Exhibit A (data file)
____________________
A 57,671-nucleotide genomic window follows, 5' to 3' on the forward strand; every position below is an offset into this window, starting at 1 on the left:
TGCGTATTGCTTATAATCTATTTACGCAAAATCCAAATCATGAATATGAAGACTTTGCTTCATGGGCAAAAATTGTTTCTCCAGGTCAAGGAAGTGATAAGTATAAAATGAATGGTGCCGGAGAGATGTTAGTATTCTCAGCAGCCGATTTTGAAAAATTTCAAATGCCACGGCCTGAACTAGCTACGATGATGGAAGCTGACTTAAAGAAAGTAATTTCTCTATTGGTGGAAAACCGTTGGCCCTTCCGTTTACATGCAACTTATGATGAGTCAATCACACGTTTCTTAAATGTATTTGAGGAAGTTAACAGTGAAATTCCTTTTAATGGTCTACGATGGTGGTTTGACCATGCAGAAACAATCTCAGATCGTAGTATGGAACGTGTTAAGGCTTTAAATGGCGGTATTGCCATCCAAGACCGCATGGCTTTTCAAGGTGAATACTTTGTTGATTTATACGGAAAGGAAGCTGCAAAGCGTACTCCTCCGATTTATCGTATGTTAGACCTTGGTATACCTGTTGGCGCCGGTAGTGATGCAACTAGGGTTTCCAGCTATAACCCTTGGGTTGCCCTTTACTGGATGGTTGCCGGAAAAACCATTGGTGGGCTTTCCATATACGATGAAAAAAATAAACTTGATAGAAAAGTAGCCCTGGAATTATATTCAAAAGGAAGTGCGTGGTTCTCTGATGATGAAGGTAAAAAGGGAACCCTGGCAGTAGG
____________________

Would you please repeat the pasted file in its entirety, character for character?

A 57,671-nucleotide genomic window follows, 5' to 3' on the forward strand; every position below is an offset into this window, starting at 1 on the left:
TGCGTATTGCTTATAATCTATTTACGCAAAATCCAAATCATGAATATGAAGACTTTGCTTCATGGGCAAAAATTGTTTCTCCAGGTCAAGGAAGTGATAAGTATAAAATGAATGGTGCCGGAGAGATGTTAGTATTCTCAGCAGCCGATTTTGAAAAATTTCAAATGCCACGGCCTGAACTAGCTACGATGATGGAAGCTGACTTAAAGAAAGTAATTTCTCTATTGGTGGAAAACCGTTGGCCCTTCCGTTTACATGCAACTTATGATGAGTCAATCACACGTTTCTTAAATGTATTTGAGGAAGTTAACAGTGAAATTCCTTTTAATGGTCTACGATGGTGGTTTGACCATGCAGAAACAATCTCAGATCGTAGTATGGAACGTGTTAAGGCTTTAAATGGCGGTATTGCCATCCAAGACCGCATGGCTTTTCAAGGTGAATACTTTGTTGATTTATACGGAAAGGAAGCTGCAAAGCGTACTCCTCCGATTTATCGTATGTTAGACCTTGGTATACCTGTTGGCGCCGGTAGTGATGCAACTAGGGTTTCCAGCTATAACCCTTGGGTTGCCCTTTACTGGATGGTTGCCGGAAAAACCATTGGTGGGCTTTCCATATACGATGAAAAAAATAAACTTGATAGAAAAGTAGCCCTGGAATTATATTCAAAAGGAAGTGCGTGGTTCTCTGATGATGAAGGTAAAAAGGGAACCCTGGCAGTAGG